Heroes of the East

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Heroes of the East

Film discussion and banter

    Sleeping Fist (1979: Yip Wing-cho: Hong Kong)


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    Join date : 2011-02-16
    Location : Modesto, CA

    Sleeping Fist (1979: Yip Wing-cho: Hong Kong)  Empty Sleeping Fist (1979: Yip Wing-cho: Hong Kong)

    Post  Masterofoneinchpunch Thu Sep 11, 2014 2:44 pm

    First one on HKMDB Brian Very Happy.

    “Anytime you die I will mourn for free.”

    There is no doubt that this movie was made because of the popularity of Drunken Master. It takes the same Beggar So (Sam Seed) inspired sifu named Old Fox in Simon Yuen Siu-tin (father of Yuen Wo-ping), who would work this character until his death, with a similar wig, outfit, and drinking gourd (after careful checking on several of his films I can safely say it is not always the same one.) He possesses an esoteric fighting style, though by this time drunken style is ubiquitous so it had to be something else say something like sleeping, with an extra powerful effeminate element.* Other similarities include the precocious yet misbehaving student (Wong Yat-lung) and some painful looking training scenes. I am sure you can guess the ending as well.

    This has one of those introductions where it sets up the film in its own little microcosm by foreshadowing the story in a non-descript background and freezes the action when the credits go up. I find these openings aesthetically pleasing.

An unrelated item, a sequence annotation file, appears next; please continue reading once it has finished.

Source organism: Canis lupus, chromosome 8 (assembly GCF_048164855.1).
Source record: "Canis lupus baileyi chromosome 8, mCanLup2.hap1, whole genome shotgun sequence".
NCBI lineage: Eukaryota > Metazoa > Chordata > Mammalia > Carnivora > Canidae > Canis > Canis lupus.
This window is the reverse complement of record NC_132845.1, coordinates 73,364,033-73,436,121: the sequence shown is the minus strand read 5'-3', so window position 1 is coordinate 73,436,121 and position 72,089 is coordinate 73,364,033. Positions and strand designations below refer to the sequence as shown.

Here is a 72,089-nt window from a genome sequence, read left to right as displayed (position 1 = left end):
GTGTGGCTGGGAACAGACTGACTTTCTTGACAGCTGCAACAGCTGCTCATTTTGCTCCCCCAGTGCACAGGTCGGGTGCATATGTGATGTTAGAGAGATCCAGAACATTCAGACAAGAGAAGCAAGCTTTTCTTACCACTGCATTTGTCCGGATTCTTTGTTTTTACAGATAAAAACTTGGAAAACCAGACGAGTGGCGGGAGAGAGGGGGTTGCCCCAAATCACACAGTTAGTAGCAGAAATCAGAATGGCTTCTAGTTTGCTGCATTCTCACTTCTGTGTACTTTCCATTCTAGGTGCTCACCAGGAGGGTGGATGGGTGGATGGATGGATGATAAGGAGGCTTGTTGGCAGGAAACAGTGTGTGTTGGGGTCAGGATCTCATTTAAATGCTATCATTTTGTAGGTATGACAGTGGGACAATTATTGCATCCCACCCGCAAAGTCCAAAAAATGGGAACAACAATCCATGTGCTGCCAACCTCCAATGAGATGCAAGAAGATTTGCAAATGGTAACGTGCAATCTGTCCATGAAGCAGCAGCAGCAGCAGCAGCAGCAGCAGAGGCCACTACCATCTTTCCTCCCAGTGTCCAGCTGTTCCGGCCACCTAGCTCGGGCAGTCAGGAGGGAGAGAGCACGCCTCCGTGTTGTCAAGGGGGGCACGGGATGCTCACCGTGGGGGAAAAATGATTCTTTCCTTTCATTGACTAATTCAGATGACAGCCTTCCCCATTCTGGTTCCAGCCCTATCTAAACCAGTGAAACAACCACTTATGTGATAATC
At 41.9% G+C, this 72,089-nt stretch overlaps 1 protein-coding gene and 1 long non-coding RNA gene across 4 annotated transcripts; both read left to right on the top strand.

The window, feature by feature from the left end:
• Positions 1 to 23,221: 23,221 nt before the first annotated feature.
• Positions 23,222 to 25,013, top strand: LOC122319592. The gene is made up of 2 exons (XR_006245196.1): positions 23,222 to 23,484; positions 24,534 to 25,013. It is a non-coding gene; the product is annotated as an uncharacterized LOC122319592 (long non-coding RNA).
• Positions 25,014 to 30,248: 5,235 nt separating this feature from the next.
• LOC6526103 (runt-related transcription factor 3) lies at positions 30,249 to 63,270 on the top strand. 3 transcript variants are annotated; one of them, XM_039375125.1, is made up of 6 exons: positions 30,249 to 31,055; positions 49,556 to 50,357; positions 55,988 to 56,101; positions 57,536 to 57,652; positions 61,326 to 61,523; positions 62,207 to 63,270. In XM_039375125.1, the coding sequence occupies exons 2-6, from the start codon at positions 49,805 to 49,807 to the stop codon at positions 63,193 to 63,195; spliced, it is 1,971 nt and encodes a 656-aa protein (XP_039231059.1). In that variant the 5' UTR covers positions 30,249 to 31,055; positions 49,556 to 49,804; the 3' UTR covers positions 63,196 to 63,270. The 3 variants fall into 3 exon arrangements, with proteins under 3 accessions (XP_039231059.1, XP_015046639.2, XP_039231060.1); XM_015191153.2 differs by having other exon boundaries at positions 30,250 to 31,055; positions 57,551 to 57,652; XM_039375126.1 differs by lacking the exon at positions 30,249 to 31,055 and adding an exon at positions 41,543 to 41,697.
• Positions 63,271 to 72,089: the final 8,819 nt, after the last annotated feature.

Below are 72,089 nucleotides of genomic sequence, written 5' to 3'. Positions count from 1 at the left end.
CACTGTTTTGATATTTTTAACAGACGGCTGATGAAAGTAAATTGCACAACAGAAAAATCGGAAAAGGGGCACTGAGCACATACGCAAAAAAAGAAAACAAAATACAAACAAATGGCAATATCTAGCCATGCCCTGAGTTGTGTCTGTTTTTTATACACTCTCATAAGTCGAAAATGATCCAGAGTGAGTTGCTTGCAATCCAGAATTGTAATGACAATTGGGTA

I suppose this film was also a vehicle for Wong Yat-lung, though he would be done with films pretty soon. He portrays a street urchin known as The Kid in the English dub (no similarities to Charlie Chaplin) who steals to eat and generally creates mayhem. Wong is a talented little tyke. Obviously he has spent years training, most likely opera, because he is insanely flexible, can ride a very tall unicycle and can perform fast flips and a variety of acrobatic moves, though his punches do not look like they could hurt a parrot. He befriends an undercover cop Turtle (Leung Kar-yan aka Beardy: The Victim) who has a debilitating and bleeding injury caused by a master Chow (Eddie Ko Hung: We’re Going to Eat You) whom he has evidence against though this angle is irrelevant to most of the film. Being a bad guy he has a great introduction to the story when he trampolines, which is hidden of course, into the film. An injured Turtle is no match for the master, but is luckily saved by Old Fox and his stunt double. Through in a female and possible love interest who always needs saving and you have a pretty good idea on where this film is heading.

    This is a film I enjoy even with its myriad of faults. The plot is too simplistic with forgotten items like the warrant, an underdeveloped love story to an overabundance of the antagonists finding the protagonists in taverns. How many times can that actually happen? The urine jokes are overflowing. The humor is overly broad with hairy moles, a banana peel joke and the annoying trombone wah-wah sound. It has a hilariously bad backdrop on one of the sets, though the hand-held photography is fine on the outdoor scenes. But the action is overall quite good and the finale is fantastic. How cool is it to fall asleep on a corpse. While Leung Kar-yan is not a trained martial artist you would have trouble knowing that. He picks up moves quickly, which is why he was always a favorite of Sammo Hung, is not overly trained in one style so he is pliable for films where he has to do different shapes (styles) and he is in shape. Here he gets to use quite a bit of mantis fist as well as the esoteric and fictional sleeping style. Plus he has that beard which gives him extra strength Chuck Norris power (I think I have been reading too many Chuck Norris facts lately.)